House proposes boost to fight against human trafficking

      Missourians could decide whether to create a new fine against people convicted of human trafficking or (prostitution) offenses, to pay for efforts to fight trafficking and treat its victims, under legislation from the House.

Representative Jeff Coleman (Photo: Tim Bommel, Missouri House Communication)

      The House voted to pass House Bill 2307 and has given initial approval to House Joint Resolution 114.  Together, those would create a fine of $5000 to be assessed against anyone convicted of a trafficking-related offense or of soliciting a prostitute. 

      That fine would be divided between two uses, according to sponsor Jeff Coleman (R-Grain Valley).

      “The $5,000 will be dispersed and allocated 50-percent towards the rehabilitation services of the victims of human trafficking, and 50-percent will be allocated towards the local efforts to prevent human trafficking such as education to law enforcement, hospitals, and schools,” said Coleman. 

      Both pieces must be approved for Coleman’s plan to work.  HB 2307 would create in state statutes the framework for the fine and the fund into which it would go, but the decision on whether the fine could be used as he proposes would be left to Missouri voters.  HJR 114 would create the ballot question they would have to answer.

      “Under the Missouri constitution, all fines that are levied in Missouri go to the school districts.  We’re not taking away from the schools … this is a new fine.  We’re just asking that it does not go to the schools in this case; that it go to the services that we’re providing for,” said Coleman. 

      Coleman said this new fine could provide game-changing support for efforts against trafficking.  In the cases of victims, they often need various services such as counseling to help them recover and lead a normal life.

      “It takes a lot of money to help these victims get back on a path of restoration,” said Coleman.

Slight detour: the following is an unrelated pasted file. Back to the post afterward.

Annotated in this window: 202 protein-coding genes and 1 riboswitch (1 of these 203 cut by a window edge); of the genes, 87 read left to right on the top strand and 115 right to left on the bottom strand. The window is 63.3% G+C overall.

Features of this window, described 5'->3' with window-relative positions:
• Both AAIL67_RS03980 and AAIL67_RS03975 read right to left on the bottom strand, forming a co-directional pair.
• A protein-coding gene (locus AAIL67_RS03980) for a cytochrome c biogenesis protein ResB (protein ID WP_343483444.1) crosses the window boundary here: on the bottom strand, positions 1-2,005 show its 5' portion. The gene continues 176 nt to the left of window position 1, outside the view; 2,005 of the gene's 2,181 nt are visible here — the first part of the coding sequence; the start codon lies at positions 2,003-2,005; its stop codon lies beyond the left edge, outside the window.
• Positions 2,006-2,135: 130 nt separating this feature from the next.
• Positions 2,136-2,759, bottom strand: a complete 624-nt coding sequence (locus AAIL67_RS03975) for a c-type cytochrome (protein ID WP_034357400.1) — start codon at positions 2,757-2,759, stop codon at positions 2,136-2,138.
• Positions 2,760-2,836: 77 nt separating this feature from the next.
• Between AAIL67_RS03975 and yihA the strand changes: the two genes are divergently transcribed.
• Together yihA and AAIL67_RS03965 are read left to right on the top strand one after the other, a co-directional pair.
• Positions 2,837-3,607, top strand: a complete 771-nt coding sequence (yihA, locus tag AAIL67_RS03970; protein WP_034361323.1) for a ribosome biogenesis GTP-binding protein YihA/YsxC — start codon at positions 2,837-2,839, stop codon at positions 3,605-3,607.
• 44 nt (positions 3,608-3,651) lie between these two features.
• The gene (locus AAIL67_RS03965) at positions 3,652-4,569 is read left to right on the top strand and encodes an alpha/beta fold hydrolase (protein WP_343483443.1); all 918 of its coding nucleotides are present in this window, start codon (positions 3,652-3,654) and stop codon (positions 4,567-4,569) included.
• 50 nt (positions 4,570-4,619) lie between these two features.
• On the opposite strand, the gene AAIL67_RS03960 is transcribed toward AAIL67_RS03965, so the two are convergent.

The education his proposal would help pay for is something that law enforcement is asking for, as he’s been told by its providers.

      “When they go out and do this education for law enforcement agencies they will have people come up and be very, very upset at the fact that had they had this information just two weeks ago that they might have been able to help somebody because now they are prepared and they know what to look for where they didn’t two weeks ago, and they let somebody go because they didn’t know,” said Coleman.  “It’s a blessing and it’s also a curse because they now think back about all the people that they could’ve saved had they had this information, so what this [proposal] is to do is to help educate people what to look for.”

      Coleman said human trafficking is a big issue for Missouri and the state needs more ways to deal with it.

      “Especially in the Kansas City area we are the heart, because we have I-35 going north and south, we have I-70 going east and west, and we are the pass-through of all human trafficking.”

      He also said he feels personally passionate about the issue.

      “This is something that is near and dear to my heart just simply because I have four daughters,” said Coleman.  “I cringe.”

      The House voted 140-0 on HB 2307, sending it to the Senate.  It has given initial approval to HJR 114.